Skip to content

Alum Apolline Traoré’s ‘Sira’ Shows Brutality, Beauty of Life in Burkina Faso

Apolline Traoré sits with numerous movie awards in front of her
Apolline Traoré ’98 credits Emerson with preparing her for a career in the film industry. (Photo courtesy Apolline Traoré’s Instagram)

Apolline Traoré’s (’98) film, Sira, was the first movie from Burkina Faso to be submitted for an Academy Award for the Best International Feature Film in more than three decades. (One of 88 films submitted, ultimately it wasn’t nominated.)

Traoré wrote and directed the film, spoken in Fula and set in her home country of Burkina Faso. The film is about a young woman who is attacked by terrorists on her way to getting married and stands up to her attackers.

Traoré answered questions while in Burkina Faso about the film, her career, her Emerson College experience and more.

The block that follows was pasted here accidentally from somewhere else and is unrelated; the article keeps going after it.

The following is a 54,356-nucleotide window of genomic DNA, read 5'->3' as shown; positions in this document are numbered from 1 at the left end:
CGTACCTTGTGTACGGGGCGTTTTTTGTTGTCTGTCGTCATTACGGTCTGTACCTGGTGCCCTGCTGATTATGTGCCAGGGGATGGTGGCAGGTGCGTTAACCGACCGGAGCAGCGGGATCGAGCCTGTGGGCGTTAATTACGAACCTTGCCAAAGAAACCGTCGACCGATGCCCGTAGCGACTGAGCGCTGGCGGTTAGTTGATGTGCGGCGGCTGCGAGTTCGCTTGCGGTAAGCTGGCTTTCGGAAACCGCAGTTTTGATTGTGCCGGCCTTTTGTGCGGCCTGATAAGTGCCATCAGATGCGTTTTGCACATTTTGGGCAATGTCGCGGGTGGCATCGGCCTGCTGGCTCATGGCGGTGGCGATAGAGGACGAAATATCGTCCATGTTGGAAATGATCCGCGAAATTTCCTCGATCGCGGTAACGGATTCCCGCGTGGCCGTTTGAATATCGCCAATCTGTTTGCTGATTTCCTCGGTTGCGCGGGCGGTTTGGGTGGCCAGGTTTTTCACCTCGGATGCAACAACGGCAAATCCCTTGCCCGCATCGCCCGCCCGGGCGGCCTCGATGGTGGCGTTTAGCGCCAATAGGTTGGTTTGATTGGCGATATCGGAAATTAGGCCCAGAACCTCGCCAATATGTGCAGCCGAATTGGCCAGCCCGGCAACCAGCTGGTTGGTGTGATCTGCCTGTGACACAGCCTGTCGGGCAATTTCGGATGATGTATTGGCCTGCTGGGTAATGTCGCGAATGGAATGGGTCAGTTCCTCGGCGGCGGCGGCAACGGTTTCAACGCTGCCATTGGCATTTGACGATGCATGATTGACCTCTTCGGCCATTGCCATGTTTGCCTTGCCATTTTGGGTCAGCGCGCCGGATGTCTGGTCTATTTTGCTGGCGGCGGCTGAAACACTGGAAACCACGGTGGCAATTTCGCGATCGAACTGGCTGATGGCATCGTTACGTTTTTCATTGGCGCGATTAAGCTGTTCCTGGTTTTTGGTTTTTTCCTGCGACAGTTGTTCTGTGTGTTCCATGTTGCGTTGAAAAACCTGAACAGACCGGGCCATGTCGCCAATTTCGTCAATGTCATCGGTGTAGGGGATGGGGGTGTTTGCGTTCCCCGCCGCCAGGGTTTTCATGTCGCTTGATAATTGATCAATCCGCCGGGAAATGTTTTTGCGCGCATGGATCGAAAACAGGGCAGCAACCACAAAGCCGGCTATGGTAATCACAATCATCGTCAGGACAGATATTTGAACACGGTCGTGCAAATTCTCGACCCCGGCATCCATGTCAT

Why did you choose the main character’s name, Sira?
Sira means first-born girl in the Fula community. Sira is the first born. In my culture, my middle name means second girl born. She is the one who will basically lead. She becomes a leader.

Why did you want to tell this story?
I wanted to tell the story because Burkina Faso’s society is going through a lot of terrorist attacks. I wanted to talk about bravery of women in that war. Especially because there’s a lack of knowledge in the international community. A lot of people are talking about other worlds, but a lot of people don’t know what’s happening here. I wanted to talk about it through the film, and know it and understand it.

The second thing is that I wanted to give hope to the community. The film is very, very hard. There’s a type of hope at the end that can give some relief to that community and it’s saying, ‘You’re going through a lot right now, but it’s going to be OK.’

WARNING: This trailer contains graphic images of violence, and refers to sexual assault.

Sira was filmed in Mauritania because at the time, the Burkina Faso government said it was not safe to film where Apolline Traoré ’98 had planned on filming.

You were born in Burkina Faso. Did you grow up there? What was your childhood life?